Archive for February, 2009

Marked increase in the incidence of invasive anal cancer among HIV-infected patients despite treatment with combination antiretroviral therapy

AIDS June 19, 2008 V.22 N.10 p.1203-1211

Piketty, Christophea; Selinger-Leneman, Hanab,c; Grabar, Sophieb,c,d; Duvivier, Claudineb,c,e; Bonmarchand, Manuelaf; Abramowitz, Laurentg; Costagliola, Dominiqueb,c; Mary-Krause, Murielleb,c; on behalf of the FHDH-ANRS CO 4

From the aAP-HP, Department of Clinical Immunology, Georges Pompidou European Hospital, René Descartes University, Paris, France

bINSERM U720, Paris, France

cPierre et Marie Curie University, UMR S720, Paris, France

dAP-HP, Department of Biostatistics, Cochin Hospital, René Descartes University, Paris, France

eAP-HP, Department of Infectious Diseases, Pitié Salpétrière Hospital, Paris, France

fAP-HP, Department of Internal Medicine, Pitié-Salpétrière Hospital, Paris, France

gAP-HP, Department of Gastroenterology and Proctology, Bichat-Claude Bernard Hospital, Paris, France.

Objective: To describe the cases of anal cancer that appeared in the French Hospital Database on HIV between 1992 and 2004 and to study risk factors of anal cancer.

Methods: We examined the incidence rates of anal cancer between 1992 and 2004 and the risk associated among 86 322 HIV-infected patients included in the French Hospital Database on HIV.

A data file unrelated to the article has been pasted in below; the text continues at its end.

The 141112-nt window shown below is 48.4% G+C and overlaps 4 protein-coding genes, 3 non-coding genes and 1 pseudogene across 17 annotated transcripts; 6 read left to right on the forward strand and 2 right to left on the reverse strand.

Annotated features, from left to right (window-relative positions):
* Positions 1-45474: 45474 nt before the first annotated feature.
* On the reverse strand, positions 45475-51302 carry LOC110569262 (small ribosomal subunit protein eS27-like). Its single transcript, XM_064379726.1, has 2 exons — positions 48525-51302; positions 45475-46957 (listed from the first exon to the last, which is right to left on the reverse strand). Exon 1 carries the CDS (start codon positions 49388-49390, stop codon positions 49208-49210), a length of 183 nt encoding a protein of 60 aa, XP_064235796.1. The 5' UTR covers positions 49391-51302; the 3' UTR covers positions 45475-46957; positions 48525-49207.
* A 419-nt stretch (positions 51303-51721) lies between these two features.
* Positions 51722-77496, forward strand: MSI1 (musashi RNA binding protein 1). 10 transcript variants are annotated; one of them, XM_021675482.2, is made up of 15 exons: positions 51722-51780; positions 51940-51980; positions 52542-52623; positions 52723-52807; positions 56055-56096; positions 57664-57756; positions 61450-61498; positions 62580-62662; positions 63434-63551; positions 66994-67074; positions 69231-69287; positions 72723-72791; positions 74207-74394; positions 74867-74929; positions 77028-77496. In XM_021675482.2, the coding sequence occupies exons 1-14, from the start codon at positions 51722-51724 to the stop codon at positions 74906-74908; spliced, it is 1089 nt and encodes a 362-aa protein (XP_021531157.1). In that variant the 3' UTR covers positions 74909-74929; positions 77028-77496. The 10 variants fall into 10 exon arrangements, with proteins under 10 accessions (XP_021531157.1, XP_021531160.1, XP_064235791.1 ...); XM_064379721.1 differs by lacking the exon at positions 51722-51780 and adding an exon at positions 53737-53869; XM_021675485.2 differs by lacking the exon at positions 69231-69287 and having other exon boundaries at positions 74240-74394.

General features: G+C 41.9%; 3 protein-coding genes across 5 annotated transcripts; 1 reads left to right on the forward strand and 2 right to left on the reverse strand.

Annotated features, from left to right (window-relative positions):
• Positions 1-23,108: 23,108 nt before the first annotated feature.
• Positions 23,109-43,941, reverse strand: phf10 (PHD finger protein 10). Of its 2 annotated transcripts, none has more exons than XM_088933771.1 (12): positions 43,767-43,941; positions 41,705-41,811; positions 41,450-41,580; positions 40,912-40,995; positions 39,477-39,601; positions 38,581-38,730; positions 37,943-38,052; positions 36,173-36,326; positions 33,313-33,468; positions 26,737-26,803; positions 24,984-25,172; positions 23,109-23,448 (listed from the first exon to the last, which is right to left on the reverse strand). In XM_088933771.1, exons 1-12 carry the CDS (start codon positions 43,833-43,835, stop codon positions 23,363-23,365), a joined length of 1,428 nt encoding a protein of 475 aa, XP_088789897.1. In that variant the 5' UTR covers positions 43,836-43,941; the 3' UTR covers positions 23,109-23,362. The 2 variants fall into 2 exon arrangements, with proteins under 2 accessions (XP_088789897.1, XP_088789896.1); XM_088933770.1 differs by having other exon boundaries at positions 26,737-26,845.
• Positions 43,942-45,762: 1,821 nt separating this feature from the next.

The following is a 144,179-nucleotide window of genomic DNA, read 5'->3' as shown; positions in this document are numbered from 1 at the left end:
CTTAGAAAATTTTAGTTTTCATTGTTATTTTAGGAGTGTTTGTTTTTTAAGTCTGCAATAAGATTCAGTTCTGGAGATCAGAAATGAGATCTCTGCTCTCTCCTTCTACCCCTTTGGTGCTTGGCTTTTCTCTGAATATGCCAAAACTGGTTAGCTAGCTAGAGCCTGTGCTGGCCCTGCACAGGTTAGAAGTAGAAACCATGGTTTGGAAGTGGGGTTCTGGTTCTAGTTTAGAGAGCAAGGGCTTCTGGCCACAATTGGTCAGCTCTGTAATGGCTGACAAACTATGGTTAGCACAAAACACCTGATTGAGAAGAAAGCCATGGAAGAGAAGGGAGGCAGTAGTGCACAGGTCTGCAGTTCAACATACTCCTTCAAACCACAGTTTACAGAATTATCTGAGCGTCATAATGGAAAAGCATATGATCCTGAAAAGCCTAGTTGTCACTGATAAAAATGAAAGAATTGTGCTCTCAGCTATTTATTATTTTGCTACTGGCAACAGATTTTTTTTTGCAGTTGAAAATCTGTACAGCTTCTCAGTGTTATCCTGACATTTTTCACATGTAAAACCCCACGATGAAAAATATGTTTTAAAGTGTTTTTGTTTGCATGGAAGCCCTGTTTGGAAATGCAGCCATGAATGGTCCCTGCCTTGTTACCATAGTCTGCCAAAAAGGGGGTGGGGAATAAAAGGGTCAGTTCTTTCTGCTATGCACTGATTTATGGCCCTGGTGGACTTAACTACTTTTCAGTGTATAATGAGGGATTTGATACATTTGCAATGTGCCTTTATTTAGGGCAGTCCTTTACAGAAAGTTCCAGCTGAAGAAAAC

Results: We identified 132 cases of anal cancer, including 124 cases in men (94%), of whom 75% had sex with men. Median age at diagnosis was 42.8 years (interquartile range: 36.9-49.4). At diagnosis, 103 patients (78%) were receiving combination antiretroviral therapy for a median of 37.1 months (interquartile range: 4.5-59.8). Median survival after anal cancer diagnosis was 5 years. The respective overall incidence rates of anal cancer per 100 000 person-years between 1992 and March 1996, April 1996 to 1998 and between 1999 and 2004 were 11 (95% confidence interval, 4-17), 18 (95% confidence interval, 10-27) and 40 (95% confidence interval, 32-47). The risk of anal cancer was higher among men who have sex with men. After adjustment for age at inclusion in the study, as well as gender, the HIV transmission group, the nadir CD4 cell count and AIDS status, the incidence was higher in the years 1999-2004 than in between 1992 to March 1996 (hazard ratio, 2.5; 95% confidence interval, 1.2-5.3), with no change in the years 1999-2004.

Conclusion: The incidence of anal cancer has increased among HIV-infected patients in France since 1996. Although an ascertainment bias cannot be excluded, data indicate that combination antiretroviral therapy does not prevent anal cancer in these patients. This supports the urgent need for developing anal cancer screening programs for HIV-infected men who have sex with men.


February 28, 2009 at 6:43 pm Leave a comment

Pneumonia – Criteria for Patient Inestability on Hospital Discharge

Chest Sept 2008 V.134 N.3 p.595-600


Criteria for Patient Inestability on Hospital Discharge